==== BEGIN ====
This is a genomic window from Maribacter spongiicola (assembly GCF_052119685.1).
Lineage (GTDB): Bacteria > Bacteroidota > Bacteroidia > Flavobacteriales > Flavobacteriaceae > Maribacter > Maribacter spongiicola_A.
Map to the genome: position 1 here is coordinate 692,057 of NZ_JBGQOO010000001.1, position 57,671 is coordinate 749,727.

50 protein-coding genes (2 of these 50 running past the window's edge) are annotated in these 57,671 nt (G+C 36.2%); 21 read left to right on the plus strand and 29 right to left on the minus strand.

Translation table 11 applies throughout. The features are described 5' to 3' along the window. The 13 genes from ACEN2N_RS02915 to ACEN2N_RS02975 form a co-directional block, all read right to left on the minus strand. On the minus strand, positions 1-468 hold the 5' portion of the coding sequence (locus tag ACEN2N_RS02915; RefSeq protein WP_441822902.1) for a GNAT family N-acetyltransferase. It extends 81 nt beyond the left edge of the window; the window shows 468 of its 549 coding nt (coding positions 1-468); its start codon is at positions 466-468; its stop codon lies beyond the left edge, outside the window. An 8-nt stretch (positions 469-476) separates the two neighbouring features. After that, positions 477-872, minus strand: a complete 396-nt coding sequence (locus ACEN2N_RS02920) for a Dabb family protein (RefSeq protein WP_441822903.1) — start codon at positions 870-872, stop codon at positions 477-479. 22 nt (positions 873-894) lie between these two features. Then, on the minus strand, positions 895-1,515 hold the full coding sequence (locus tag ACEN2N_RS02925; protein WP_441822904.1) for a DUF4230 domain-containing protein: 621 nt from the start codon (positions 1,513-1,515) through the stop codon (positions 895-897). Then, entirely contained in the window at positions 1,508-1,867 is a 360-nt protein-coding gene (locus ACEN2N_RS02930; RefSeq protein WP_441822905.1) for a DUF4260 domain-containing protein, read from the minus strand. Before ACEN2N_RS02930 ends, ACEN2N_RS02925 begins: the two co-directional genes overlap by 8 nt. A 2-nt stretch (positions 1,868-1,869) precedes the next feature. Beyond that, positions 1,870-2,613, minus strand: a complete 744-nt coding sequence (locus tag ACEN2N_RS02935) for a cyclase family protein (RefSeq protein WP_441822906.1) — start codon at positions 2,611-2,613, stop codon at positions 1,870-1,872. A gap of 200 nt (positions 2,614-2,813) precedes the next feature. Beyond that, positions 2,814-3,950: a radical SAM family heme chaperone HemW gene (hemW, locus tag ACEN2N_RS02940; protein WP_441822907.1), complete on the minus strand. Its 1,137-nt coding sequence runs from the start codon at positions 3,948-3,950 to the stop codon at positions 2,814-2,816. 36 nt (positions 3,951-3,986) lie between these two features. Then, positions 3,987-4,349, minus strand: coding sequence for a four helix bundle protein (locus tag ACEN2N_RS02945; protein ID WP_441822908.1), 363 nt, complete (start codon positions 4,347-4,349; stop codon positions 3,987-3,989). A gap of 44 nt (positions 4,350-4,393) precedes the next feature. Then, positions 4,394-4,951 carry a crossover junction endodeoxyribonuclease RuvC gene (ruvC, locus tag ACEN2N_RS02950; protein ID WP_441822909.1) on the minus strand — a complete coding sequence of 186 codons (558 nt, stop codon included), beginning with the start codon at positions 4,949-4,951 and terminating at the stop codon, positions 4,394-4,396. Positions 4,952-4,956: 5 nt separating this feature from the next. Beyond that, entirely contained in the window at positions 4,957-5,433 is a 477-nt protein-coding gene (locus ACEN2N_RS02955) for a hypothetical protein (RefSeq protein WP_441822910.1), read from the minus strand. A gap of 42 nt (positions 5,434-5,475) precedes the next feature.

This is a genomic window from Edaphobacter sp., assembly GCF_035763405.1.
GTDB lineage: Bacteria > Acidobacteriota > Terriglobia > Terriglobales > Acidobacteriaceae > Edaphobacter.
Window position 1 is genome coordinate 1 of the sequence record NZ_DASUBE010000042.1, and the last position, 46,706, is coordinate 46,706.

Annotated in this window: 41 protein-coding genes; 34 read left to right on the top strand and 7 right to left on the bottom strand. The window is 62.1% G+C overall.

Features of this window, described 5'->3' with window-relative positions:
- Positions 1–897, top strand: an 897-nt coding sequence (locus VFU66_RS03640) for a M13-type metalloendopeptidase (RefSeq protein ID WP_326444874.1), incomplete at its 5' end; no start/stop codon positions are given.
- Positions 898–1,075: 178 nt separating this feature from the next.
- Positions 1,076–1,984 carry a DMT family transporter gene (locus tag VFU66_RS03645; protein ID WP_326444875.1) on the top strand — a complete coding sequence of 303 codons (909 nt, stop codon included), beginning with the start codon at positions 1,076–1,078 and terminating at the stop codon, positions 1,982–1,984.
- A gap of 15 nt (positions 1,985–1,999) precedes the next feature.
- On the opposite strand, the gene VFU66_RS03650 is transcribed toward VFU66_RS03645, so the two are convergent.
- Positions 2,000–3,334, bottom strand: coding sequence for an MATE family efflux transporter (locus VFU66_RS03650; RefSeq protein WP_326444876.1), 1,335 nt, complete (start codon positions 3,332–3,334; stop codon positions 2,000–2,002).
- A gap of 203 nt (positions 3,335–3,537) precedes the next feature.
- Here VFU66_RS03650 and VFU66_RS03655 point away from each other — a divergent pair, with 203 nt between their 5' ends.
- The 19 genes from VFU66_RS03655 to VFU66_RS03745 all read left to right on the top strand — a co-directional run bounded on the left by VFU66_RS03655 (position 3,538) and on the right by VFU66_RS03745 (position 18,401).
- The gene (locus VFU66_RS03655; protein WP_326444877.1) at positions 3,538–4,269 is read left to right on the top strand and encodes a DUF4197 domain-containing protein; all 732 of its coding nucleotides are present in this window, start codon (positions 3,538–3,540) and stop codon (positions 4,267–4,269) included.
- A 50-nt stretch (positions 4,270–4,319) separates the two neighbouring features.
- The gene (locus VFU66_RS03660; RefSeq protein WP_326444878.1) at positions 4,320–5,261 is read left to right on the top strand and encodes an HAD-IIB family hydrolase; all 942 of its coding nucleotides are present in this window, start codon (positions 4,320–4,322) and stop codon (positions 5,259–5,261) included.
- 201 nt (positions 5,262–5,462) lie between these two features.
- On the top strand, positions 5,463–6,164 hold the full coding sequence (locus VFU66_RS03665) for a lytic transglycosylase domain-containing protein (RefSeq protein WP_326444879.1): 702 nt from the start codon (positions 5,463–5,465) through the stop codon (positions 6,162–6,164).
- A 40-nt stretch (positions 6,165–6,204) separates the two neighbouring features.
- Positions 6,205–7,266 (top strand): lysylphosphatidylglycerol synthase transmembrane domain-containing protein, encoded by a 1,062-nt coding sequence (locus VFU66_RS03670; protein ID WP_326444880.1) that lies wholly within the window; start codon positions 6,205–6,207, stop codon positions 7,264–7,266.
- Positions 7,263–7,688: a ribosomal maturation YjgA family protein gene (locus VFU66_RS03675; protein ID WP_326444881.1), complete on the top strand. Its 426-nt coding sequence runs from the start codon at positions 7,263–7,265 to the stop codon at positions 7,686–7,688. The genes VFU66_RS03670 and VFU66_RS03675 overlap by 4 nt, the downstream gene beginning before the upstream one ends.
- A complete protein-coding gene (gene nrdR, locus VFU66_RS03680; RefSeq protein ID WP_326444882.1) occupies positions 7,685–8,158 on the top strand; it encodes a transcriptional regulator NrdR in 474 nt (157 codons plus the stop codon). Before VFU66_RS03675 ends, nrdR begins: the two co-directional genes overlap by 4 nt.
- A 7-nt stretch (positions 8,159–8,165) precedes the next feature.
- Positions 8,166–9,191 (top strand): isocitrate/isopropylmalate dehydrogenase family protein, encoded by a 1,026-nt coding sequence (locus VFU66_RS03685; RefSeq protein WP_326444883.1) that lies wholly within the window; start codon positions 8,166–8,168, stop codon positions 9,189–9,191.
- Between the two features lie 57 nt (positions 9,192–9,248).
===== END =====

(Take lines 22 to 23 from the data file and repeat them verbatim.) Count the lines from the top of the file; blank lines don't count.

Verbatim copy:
- The gene (locus VFU66_RS03660; RefSeq protein WP_326444878.1) at positions 4,320–5,261 is read left to right on the top strand and encodes an HAD-IIB family hydrolase; all 942 of its coding nucleotides are present in this window, start codon (positions 4,320–4,322) and stop codon (positions 5,259–5,261) included.
- 201 nt (positions 5,262–5,462) lie between these two features.